• Monday, April 22, 2024
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BusinessDay

Air Peace’s maiden London flight fully booked amid scarce cheap tickets

Air Peace, capitalism, and national interest!

Air Peace’s maiden flight to London slated for March 30, 2024 is already fully booked by Nigerians who have since sought cheaper tickets.

Nigeria’s largest carrier had pegged its economy class ticket at N1.2 million, thereby slashing fares on the route.

According to the airline, a return Economy Class ticket goes for N1.2 million while a return Business Class ticket sells for N4 million, and Nigerians studying in the UK can now access their special 15 percent rebate on the already reduced Economy Class fares.

Meanwhile, the average cost for a return Economy Class ticket on a foreign airline is about N3 million, while Business Class goes for about N8 million or more.

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Foreign airlines have failed to reduce fares despite a warning by the Nigeria Civil Aviation Authority (NCAA) that lower ticket inventories (cheaper tickets) be released.

Airfares in the last two years have risen by over 400 percent as a result of accumulating trapped funds of foreign airlines in Nigeria caused by the lingering foreign exchange scarcity in the country.

For two years now, airlines blocked low ticket inventories, leaving high inventories to be sold in naira only while the low ticket inventories on most airlines’ websites can be bought with dollar cards only. This was in a bid to cushion the effect of their trapped funds in Nigeria.

However, the NCAA recently directed airlines to release low ticket inventories, but BusinessDay’s findings show that many of the airlines showed cheaper ticket classes on their websites but these ticket classes were not accessible to Nigerians.

High fares charged by foreign carriers have driven many Nigerians to book Air Peace.

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“I am particularly excited that Air Peace is now flying to London because I am a frequent flier on the Lagos-London route. I have two businesses I run in London and some in Nigeria. So I often fly to London from Lagos. Fares have been so high in the past two years and this has since eaten into my business profits. Air Peace is coming at the right time and I am really happy because it will change the narrative of air travel on the Lagos-London route,” Temitayo Lawanson told BusinessDay.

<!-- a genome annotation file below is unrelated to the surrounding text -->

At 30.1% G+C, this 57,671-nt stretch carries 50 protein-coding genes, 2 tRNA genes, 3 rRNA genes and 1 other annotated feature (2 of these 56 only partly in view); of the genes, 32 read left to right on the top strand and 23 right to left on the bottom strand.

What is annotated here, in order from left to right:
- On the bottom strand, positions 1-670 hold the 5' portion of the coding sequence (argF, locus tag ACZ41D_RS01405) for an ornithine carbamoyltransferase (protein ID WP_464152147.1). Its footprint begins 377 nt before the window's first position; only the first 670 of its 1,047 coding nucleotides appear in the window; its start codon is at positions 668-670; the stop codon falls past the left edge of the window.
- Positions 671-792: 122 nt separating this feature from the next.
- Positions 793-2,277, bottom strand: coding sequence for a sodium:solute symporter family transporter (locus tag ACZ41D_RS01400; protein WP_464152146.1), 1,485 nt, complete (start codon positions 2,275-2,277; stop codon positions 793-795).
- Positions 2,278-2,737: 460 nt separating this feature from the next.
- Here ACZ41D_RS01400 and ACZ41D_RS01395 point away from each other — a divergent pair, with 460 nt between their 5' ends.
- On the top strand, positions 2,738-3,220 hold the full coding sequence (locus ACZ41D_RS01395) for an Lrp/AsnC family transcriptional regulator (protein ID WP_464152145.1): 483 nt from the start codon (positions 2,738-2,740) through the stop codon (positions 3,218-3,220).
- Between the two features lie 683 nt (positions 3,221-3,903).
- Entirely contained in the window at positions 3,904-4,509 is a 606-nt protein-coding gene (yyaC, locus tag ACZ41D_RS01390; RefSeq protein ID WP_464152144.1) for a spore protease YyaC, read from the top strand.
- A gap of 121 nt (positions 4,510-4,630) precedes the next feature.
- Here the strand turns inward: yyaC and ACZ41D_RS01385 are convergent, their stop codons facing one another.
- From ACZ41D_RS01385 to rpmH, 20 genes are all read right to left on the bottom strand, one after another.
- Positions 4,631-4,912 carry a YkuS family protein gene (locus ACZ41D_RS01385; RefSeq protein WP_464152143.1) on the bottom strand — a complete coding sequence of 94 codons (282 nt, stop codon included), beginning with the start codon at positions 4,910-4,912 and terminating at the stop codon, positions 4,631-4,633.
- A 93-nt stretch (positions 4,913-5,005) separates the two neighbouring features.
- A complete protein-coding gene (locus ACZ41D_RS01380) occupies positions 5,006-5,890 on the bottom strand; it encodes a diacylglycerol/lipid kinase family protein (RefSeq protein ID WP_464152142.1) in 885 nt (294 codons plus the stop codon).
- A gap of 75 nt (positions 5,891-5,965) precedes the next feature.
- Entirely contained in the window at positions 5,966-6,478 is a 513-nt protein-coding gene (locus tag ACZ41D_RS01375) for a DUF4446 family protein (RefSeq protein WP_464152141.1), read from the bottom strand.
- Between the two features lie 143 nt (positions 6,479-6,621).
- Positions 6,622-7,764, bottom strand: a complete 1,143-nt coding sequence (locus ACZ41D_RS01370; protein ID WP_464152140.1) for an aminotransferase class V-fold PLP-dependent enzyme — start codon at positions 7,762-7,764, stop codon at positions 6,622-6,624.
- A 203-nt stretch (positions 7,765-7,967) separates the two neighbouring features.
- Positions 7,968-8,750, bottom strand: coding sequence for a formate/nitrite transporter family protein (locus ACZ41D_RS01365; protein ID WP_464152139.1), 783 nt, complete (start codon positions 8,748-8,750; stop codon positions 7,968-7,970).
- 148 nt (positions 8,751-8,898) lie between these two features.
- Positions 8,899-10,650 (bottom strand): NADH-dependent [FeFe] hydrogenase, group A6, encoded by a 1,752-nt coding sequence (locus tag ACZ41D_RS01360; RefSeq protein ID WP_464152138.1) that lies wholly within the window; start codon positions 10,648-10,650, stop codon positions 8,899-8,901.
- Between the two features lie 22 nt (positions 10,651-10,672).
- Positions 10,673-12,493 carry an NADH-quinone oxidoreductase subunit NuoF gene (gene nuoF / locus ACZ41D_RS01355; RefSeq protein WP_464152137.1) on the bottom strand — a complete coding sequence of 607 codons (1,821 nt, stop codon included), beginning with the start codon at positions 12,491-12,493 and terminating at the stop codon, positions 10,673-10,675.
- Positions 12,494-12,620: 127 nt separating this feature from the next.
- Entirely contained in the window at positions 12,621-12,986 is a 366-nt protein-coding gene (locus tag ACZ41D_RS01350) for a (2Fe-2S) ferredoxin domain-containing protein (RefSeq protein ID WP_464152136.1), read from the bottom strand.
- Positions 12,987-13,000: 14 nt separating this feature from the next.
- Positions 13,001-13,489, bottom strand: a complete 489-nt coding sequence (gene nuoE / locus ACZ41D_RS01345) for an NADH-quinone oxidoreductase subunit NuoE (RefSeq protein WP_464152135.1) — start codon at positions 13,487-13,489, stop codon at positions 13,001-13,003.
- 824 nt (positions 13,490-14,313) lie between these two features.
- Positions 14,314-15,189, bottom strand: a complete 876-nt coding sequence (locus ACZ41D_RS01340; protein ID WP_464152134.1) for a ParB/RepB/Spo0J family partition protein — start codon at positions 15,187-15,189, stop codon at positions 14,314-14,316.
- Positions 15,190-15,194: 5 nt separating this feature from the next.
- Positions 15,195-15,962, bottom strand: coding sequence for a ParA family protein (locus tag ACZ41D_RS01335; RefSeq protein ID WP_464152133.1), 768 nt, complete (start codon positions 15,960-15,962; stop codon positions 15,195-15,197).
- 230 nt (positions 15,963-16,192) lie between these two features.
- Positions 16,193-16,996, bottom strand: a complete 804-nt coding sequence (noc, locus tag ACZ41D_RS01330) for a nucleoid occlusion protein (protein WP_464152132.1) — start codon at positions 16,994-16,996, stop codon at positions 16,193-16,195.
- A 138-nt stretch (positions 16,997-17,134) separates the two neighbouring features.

Susan Akporiaye, president of the National Association of Nigeria Travel Agencies, told BusinessDay that Air Peace’s maiden flight to London was filled up within a few days after the airline announced ticket prices, which shows how much Nigerians have waited for cheap tickets.

Akporiaye said after the NCAA warning, foreign airlines managed to release a few low inventories, which are hardly accessible.

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She said: “Legacy carriers say they have released low inventories, yet cheap tickets are still not available. The legacy airlines say the low inventory tickets have all been fully booked but I know this may not be true.

“They released the tickets to avoid NCAA sanctions. Flights are still very expensive. Some of the low inventory tickets won’t be available till April or even May. That is why Nigerians are quite excited about Air Peace and travel agents are willing to support Air Peace.”

A one-way Economy Class ticket from Lagos to London on British Airways cost N4.5 million for Premium Economy and N11 million for Business Class.

On Lufthansa, a one-way economy class ticket from Lagos to London cost N1.4 million for Economy Basic and N1.6 million for Economy Basic plus. Both were not accessible at the time of filing this report. Accessible tickets on Lufthansa cost N1.7 million for Economy Flex and N3 million for Premium Economy.

On Virgin Atlantic, the same destination cost N1.3 million for Economy Class, which is no longer available. Accessible tickets on Virgin Atlantic cost between N2 million to N5.6 million. An Upper Class ticket on Virgin Atlantic cost N12.3 million.

Kingsley Nwokeoma, president of the Association of Foreign Airlines and Representatives in Nigeria, told BusinessDay that while foreign airlines agreed to release low ticket inventories, this may take time as it requires planning and some processes.

He said: “Airlines are different with different rules and procedures of doing things. Some of these things take time and procedures. These things go through processes before they are implemented.

“However the reason why tickets are high is because of trapped airline funds. Before trapped funds, airlines had low inventory tickets. I appeal to the government to pay the airlines. Nigeria owes these airlines a lot of money compared to what other countries owe them.”